When it comes down to U.S. support in Israel, Johnson reportedly believes in cutting all U.S. assistance to Israel. In 2011, he called the state an ally to the U.S. and suggested that “it’s a mistake for us to think that we’re going to dictate to them actions when it comes to Palestinian statehood.”

So, what are the odds of either candidates having a true shot at becoming the U.S. President? Unlike other former elections, this one seems to be one that may extend its reach beyond the two top candidates at a larger percentage. However, the likelihood of a Third Party win is still pretty slim. Why?

The 12th Amendment to the Constitution, in part, mandates that a POTUS candidate has to win a majority of the 538 electoral votes. Not the most electoral votes, but a majority, or 50 percent plus one. That magic number is 270 electoral votes. Now, what happens if no candidate reaches the 270? Then, it’s up to the House of Representatives to choose a President among the top three electoral vote getters. Which means that in a very tight race between Hillary Clinton and Donald Trump, Johnson or less likely Stein, could potentially win a state or two and send the election to the House.

Perhaps that explains why Mr. Sanders took a brave leap of faith out of the Independent party and into the Democratic crowd.

Anyhow, with the potential of the the 2016 elections landing in the hands of the House being higher than in recent elections, you can expect one heck of a show come November. If that’s the case, I’ll pop the popcorn.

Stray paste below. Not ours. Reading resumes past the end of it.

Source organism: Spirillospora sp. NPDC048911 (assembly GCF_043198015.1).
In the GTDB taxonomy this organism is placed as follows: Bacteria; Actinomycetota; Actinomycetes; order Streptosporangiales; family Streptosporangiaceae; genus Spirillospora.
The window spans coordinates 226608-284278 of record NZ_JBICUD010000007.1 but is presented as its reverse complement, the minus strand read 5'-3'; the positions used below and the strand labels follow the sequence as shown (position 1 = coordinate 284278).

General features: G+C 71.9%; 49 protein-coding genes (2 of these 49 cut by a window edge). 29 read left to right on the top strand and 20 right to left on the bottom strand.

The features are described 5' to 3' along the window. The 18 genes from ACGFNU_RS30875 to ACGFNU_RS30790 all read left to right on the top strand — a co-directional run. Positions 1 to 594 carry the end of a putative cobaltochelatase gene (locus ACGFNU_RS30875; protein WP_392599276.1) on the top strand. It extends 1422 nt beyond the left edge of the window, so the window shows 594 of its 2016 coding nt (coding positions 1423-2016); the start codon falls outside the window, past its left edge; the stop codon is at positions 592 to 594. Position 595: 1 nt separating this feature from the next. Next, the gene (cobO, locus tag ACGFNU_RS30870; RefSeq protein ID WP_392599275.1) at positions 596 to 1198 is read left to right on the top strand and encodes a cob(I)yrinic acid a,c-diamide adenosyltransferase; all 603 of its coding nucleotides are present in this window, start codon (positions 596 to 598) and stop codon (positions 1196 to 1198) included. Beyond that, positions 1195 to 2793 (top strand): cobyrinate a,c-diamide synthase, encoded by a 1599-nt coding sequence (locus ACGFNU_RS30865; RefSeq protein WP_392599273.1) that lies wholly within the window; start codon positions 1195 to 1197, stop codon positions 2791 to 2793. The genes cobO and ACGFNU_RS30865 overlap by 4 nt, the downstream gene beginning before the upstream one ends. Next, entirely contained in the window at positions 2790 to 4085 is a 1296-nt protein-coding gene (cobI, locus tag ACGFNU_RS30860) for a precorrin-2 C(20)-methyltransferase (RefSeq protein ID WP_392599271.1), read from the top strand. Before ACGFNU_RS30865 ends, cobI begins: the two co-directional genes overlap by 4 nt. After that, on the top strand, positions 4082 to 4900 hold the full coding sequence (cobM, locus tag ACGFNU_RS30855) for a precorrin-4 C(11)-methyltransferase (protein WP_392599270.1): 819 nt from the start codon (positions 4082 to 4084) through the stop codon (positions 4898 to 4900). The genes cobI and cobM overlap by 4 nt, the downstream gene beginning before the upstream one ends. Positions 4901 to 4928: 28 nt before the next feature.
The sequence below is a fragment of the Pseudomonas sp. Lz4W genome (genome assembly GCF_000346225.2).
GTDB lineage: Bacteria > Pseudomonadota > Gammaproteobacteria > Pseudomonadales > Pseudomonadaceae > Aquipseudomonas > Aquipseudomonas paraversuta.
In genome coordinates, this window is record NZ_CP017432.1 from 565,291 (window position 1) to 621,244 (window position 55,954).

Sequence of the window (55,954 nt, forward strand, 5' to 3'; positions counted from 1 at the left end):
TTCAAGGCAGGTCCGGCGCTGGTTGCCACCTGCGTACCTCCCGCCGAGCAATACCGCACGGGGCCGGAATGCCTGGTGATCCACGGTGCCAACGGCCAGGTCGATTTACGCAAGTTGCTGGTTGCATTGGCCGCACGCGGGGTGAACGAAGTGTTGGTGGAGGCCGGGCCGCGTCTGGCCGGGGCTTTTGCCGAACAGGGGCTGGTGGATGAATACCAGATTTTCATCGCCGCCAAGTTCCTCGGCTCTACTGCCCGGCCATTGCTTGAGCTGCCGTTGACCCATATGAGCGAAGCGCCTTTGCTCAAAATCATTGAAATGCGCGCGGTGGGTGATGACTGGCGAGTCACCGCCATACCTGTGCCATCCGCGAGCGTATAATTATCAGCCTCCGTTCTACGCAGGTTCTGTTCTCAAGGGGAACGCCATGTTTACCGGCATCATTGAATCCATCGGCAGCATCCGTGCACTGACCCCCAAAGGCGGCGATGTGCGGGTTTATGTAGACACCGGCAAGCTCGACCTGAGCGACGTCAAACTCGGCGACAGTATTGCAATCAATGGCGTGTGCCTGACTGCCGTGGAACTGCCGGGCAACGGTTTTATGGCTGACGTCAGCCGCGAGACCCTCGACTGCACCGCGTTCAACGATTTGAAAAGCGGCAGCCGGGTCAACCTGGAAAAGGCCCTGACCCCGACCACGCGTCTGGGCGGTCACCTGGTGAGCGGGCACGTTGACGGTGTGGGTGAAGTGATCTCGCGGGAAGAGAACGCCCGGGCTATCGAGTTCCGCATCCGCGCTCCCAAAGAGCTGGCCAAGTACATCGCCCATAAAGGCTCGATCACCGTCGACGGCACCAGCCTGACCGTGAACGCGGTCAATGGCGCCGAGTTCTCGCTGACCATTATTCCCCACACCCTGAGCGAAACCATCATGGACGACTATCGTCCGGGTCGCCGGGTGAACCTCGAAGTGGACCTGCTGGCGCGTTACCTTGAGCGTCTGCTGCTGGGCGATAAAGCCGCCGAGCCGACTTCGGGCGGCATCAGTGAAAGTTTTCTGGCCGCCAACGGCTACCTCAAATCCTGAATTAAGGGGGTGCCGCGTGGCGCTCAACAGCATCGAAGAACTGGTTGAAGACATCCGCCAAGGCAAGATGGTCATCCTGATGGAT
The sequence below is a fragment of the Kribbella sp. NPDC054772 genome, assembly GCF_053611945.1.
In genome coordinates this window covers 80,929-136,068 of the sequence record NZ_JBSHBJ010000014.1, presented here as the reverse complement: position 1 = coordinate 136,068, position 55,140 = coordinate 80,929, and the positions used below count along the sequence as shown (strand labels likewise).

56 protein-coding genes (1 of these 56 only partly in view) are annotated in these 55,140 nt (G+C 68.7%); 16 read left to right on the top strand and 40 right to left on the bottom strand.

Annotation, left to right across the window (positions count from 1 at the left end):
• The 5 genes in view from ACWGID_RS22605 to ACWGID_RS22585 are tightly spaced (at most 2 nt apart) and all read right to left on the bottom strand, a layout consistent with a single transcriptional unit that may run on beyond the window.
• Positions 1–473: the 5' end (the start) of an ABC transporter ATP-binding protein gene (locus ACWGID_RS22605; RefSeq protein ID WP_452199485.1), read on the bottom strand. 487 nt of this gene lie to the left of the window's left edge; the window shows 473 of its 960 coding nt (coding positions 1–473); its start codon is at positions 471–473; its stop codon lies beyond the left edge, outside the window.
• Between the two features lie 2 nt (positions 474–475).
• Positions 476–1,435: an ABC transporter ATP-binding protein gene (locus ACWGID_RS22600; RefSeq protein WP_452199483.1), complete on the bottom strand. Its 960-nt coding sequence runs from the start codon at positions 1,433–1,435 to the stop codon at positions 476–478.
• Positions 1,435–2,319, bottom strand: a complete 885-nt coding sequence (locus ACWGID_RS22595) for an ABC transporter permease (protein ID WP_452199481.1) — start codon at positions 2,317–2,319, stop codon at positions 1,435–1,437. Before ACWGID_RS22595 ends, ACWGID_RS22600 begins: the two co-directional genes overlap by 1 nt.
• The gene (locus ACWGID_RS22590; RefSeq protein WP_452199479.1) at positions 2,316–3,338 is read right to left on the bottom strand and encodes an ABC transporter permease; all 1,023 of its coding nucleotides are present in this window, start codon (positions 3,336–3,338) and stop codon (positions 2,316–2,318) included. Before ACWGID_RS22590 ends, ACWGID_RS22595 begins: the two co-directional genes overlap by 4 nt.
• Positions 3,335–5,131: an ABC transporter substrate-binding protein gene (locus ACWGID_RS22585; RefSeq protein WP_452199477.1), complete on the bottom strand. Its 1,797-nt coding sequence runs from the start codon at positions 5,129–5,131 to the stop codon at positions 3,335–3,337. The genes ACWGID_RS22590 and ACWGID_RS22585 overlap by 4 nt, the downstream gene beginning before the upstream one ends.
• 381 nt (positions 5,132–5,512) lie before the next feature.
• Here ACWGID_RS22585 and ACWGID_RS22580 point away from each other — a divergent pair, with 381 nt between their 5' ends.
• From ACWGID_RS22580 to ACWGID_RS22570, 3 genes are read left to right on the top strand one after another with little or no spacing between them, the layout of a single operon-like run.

In the meantime:

Do Not Be Anxious

25 “Therefore I tell you, do not be anxious about your life, what you will eat or what you will drink, nor about your body, what you will put on. Is not life more than food, and the body more than clothing?
26 Look at the birds of the air: they neither sow nor reap nor gather into barns, and yet your heavenly Father feeds them. Are you not of more value than they?
27 And which of you by being anxious can add a single hour to his span of life?
28 And why are you anxious about clothing? Consider the lilies of the field, how they grow: they neither toil nor spin,
29 yet I tell you, even Solomon in all his glory was not arrayed like one of these.
30 But if God so clothes the grass of the field, which today is alive and tomorrow is thrown into the oven, will he not much more clothe you, O you of little faith?
31 Therefore do not be anxious, saying, ‘What shall we eat?’ or ‘What shall we drink?’ or ‘What shall we wear?’
32 For the Gentiles seek after all these things, and your heavenly Father knows that you need them all.
33 But seek first the kingdom of God and his righteousness, and all these things will be added to you.
34 “Therefore do not be anxious about tomorrow, for tomorrow will be anxious for itself. Sufficient for the day is its own trouble.
 — Matthew 6:25 (ESV)